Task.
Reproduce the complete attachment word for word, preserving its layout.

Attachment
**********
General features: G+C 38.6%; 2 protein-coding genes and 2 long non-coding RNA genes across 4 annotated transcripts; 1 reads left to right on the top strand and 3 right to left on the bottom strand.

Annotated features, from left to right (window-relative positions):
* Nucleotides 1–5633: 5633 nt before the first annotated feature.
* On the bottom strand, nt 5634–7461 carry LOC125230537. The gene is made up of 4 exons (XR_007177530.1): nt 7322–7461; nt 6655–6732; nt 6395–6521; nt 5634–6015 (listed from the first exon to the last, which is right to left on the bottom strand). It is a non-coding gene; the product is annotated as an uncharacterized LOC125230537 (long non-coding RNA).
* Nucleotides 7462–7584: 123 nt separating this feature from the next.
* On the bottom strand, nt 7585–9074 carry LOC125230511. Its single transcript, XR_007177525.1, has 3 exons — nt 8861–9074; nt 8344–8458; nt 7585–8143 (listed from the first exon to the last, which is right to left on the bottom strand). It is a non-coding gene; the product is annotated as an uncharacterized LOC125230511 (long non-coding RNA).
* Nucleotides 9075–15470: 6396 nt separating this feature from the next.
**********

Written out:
General features: G+C 38.6%; 2 protein-coding genes and 2 long non-coding RNA genes across 4 annotated transcripts; 1 reads left to right on the top strand and 3 right to left on the bottom strand.

Annotated features, from left to right (window-relative positions):
* Nucleotides 1–5633: 5633 nt before the first annotated feature.
* On the bottom strand, nt 5634–7461 carry LOC125230537. The gene is made up of 4 exons (XR_007177530.1): nt 7322–7461; nt 6655–6732; nt 6395–6521; nt 5634–6015 (listed from the first exon to the last, which is right to left on the bottom strand). It is a non-coding gene; the product is annotated as an uncharacterized LOC125230537 (long non-coding RNA).
* Nucleotides 7462–7584: 123 nt separating this feature from the next.
* On the bottom strand, nt 7585–9074 carry LOC125230511. Its single transcript, XR_007177525.1, has 3 exons — nt 8861–9074; nt 8344–8458; nt 7585–8143 (listed from the first exon to the last, which is right to left on the bottom strand). It is a non-coding gene; the product is annotated as an uncharacterized LOC125230511 (long non-coding RNA).
* Nucleotides 9075–15470: 6396 nt separating this feature from the next.